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August 2012, Vol. 135, No. 8
Updated BLS Occupational Injury and Illness Classification System
Joyce M. Northwood, Eric F. Sygnatur, and Janice A. Windau
Joyce M. Northwood is a senior financial economist in the Division of Depositor and Consumer Protection, Federal Deposit Insurance Corporation. Eric F. Sygnatur is an economist, and Janice A. Windau is an epidemiologist, in the Office of Safety, Health, and Working Conditions, Bureau of Labor Statistics. Email: firstname.lastname@example.org, email@example.com, or firstname.lastname@example.org.
Occupational injuries and illnesses require a context to be best understood. Falls, for example, account for more than 10 percent of fatal work injuries and more than 20 percent of nonfatal work injuries requiring time away from work. What more is known about workplace falls? Can we identify where the worker fell from, the distance fallen, or any precipitating environmental factors? What was the nature of the injury that resulted from the fall: a fracture, a sprain, or some other condition? And to what body part did the injury occur? The stories behind falls and other workplace injuries are of vital importance for their analysis and prevention. A consistent and comprehensive coding system can categorize much that is known about these injuries, thus providing the research tools necessary for developing prevention strategies. The Bureau of Labor Statistics (BLS, the Bureau) uses the Occupational Injury and Illness Classification System (OIICS)1 to furnish this information in the agency's Occupational Safety and Health Statistics program, in which funding is split between the federal government and partnering states.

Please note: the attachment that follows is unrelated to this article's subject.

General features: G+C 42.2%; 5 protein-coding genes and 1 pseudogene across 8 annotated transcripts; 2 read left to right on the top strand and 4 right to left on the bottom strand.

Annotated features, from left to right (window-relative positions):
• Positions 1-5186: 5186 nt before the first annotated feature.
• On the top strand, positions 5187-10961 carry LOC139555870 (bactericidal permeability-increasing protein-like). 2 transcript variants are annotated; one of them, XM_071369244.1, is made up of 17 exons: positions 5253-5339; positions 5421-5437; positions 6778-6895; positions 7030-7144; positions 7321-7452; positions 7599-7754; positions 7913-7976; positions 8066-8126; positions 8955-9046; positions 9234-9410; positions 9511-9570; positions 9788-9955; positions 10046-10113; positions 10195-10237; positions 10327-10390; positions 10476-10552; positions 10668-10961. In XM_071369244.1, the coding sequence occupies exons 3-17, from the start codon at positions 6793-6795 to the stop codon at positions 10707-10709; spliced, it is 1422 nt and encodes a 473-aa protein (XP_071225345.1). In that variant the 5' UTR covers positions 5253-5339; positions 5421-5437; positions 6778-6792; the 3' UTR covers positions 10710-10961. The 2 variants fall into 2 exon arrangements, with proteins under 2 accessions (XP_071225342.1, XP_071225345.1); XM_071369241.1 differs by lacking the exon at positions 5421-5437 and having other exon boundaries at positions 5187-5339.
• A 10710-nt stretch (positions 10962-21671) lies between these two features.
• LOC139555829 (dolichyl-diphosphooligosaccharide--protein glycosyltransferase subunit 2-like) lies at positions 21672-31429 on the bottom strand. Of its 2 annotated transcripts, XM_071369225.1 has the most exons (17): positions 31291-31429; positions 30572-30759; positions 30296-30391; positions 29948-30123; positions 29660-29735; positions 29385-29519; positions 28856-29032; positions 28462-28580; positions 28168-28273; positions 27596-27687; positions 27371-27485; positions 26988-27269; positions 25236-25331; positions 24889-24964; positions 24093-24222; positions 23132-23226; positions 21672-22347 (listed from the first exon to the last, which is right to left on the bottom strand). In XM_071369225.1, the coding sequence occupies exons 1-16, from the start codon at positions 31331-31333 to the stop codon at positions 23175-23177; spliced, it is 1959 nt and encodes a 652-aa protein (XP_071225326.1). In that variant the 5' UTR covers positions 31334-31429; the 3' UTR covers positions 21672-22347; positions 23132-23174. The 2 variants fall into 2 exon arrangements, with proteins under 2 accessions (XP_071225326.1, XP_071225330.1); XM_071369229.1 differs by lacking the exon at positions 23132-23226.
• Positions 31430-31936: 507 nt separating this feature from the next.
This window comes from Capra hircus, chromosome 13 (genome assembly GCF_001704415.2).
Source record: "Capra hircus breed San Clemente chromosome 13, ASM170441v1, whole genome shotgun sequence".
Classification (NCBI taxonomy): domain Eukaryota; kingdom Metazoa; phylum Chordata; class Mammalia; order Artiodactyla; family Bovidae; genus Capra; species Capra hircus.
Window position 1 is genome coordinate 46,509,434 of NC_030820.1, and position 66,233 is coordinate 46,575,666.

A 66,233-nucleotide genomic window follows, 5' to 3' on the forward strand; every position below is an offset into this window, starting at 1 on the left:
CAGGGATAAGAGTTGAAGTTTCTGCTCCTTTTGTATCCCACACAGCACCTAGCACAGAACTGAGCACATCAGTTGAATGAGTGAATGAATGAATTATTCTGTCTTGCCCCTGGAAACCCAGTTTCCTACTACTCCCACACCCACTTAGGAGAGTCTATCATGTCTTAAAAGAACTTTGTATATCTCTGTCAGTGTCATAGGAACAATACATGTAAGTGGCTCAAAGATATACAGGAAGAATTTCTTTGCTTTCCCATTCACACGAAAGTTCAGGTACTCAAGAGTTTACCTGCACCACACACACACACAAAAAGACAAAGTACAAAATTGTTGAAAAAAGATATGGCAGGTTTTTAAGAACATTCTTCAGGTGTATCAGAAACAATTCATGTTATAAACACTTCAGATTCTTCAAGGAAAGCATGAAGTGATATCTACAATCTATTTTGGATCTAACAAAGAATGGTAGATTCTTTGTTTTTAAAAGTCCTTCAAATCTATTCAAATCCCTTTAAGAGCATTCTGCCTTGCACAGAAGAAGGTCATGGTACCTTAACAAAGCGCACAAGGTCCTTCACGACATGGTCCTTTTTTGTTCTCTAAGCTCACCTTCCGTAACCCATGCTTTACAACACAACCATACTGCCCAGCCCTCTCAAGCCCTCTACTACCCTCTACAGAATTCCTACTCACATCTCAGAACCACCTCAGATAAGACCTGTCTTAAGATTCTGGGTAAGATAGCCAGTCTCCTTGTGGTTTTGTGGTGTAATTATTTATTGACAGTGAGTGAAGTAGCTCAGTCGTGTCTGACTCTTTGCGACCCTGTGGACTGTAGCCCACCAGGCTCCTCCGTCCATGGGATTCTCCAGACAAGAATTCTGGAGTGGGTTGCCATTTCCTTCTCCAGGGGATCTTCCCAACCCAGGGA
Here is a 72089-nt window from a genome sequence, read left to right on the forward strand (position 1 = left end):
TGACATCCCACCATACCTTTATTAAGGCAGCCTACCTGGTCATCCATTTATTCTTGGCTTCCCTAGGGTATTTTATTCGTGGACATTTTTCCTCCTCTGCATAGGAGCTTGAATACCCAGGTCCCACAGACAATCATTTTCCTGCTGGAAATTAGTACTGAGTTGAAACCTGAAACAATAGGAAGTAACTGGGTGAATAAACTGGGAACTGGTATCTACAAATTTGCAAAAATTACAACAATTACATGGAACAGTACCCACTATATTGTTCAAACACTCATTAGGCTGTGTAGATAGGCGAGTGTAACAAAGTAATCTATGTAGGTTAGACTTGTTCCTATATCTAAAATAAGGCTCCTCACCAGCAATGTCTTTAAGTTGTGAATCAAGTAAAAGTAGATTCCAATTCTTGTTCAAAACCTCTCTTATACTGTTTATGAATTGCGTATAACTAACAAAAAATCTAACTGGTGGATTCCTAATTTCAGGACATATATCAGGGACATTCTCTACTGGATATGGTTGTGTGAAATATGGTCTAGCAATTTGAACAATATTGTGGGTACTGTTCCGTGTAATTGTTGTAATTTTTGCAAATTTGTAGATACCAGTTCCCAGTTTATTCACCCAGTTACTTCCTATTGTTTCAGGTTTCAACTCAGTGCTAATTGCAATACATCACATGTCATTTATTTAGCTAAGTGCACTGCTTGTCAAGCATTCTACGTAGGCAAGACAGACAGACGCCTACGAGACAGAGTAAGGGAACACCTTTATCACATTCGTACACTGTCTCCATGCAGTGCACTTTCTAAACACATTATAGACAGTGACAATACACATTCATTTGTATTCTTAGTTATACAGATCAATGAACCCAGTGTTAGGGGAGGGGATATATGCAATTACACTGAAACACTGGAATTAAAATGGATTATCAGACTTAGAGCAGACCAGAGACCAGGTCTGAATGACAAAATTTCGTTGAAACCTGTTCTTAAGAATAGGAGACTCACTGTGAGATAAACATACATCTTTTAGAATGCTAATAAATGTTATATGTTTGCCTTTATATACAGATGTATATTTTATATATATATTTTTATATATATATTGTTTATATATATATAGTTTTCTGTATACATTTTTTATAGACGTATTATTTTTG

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1 For more information, see Injuries, Illnesses, and Fatalities: Occupational Injury and Illness Classification Manual (U.S. Bureau of Labor Statistics, Mar. 6, 2012), http://www.bls.gov/iif/oshoiics.htm.
Injuries, Illnesses, & Fatalities
Comparing Workers’ Compensation claims with establishments’ responses to the SOII.—May 2009.
Examining evidence on whether BLS undercounts workplace injuries and illnesses—Aug. 2008.
Occupational safety and health statistics: new data for a new century.—Oct. 2005.
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